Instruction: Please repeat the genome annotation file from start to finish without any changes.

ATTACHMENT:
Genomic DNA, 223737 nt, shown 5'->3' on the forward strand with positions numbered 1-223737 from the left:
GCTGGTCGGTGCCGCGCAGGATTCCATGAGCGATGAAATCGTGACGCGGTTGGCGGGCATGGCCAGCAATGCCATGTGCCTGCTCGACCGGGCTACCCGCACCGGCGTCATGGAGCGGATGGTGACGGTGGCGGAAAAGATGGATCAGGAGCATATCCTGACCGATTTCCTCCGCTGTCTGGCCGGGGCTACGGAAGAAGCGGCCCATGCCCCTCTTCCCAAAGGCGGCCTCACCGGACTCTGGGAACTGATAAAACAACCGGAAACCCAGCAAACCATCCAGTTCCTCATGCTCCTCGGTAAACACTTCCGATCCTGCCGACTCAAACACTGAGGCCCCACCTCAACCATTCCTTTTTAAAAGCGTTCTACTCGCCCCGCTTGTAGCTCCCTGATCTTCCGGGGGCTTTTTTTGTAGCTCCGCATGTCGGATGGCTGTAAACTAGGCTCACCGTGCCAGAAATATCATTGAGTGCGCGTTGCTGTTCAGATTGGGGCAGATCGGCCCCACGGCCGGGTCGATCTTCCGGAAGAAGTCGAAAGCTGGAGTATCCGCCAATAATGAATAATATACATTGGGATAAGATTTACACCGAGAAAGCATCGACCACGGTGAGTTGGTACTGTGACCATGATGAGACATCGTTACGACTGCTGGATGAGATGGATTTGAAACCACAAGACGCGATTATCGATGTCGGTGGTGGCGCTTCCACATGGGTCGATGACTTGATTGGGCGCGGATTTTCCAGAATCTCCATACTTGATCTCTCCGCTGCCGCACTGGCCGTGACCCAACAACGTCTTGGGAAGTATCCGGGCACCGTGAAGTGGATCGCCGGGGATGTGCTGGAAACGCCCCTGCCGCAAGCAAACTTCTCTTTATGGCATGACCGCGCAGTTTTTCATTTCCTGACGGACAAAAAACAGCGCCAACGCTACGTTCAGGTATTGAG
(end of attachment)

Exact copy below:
Genomic DNA, 223737 nt, shown 5'->3' on the forward strand with positions numbered 1-223737 from the left:
GCTGGTCGGTGCCGCGCAGGATTCCATGAGCGATGAAATCGTGACGCGGTTGGCGGGCATGGCCAGCAATGCCATGTGCCTGCTCGACCGGGCTACCCGCACCGGCGTCATGGAGCGGATGGTGACGGTGGCGGAAAAGATGGATCAGGAGCATATCCTGACCGATTTCCTCCGCTGTCTGGCCGGGGCTACGGAAGAAGCGGCCCATGCCCCTCTTCCCAAAGGCGGCCTCACCGGACTCTGGGAACTGATAAAACAACCGGAAACCCAGCAAACCATCCAGTTCCTCATGCTCCTCGGTAAACACTTCCGATCCTGCCGACTCAAACACTGAGGCCCCACCTCAACCATTCCTTTTTAAAAGCGTTCTACTCGCCCCGCTTGTAGCTCCCTGATCTTCCGGGGGCTTTTTTTGTAGCTCCGCATGTCGGATGGCTGTAAACTAGGCTCACCGTGCCAGAAATATCATTGAGTGCGCGTTGCTGTTCAGATTGGGGCAGATCGGCCCCACGGCCGGGTCGATCTTCCGGAAGAAGTCGAAAGCTGGAGTATCCGCCAATAATGAATAATATACATTGGGATAAGATTTACACCGAGAAAGCATCGACCACGGTGAGTTGGTACTGTGACCATGATGAGACATCGTTACGACTGCTGGATGAGATGGATTTGAAACCACAAGACGCGATTATCGATGTCGGTGGTGGCGCTTCCACATGGGTCGATGACTTGATTGGGCGCGGATTTTCCAGAATCTCCATACTTGATCTCTCCGCTGCCGCACTGGCCGTGACCCAACAACGTCTTGGGAAGTATCCGGGCACCGTGAAGTGGATCGCCGGGGATGTGCTGGAAACGCCCCTGCCGCAAGCAAACTTCTCTTTATGGCATGACCGCGCAGTTTTTCATTTCCTGACGGACAAAAAACAGCGCCAACGCTACGTTCAGGTATTGAG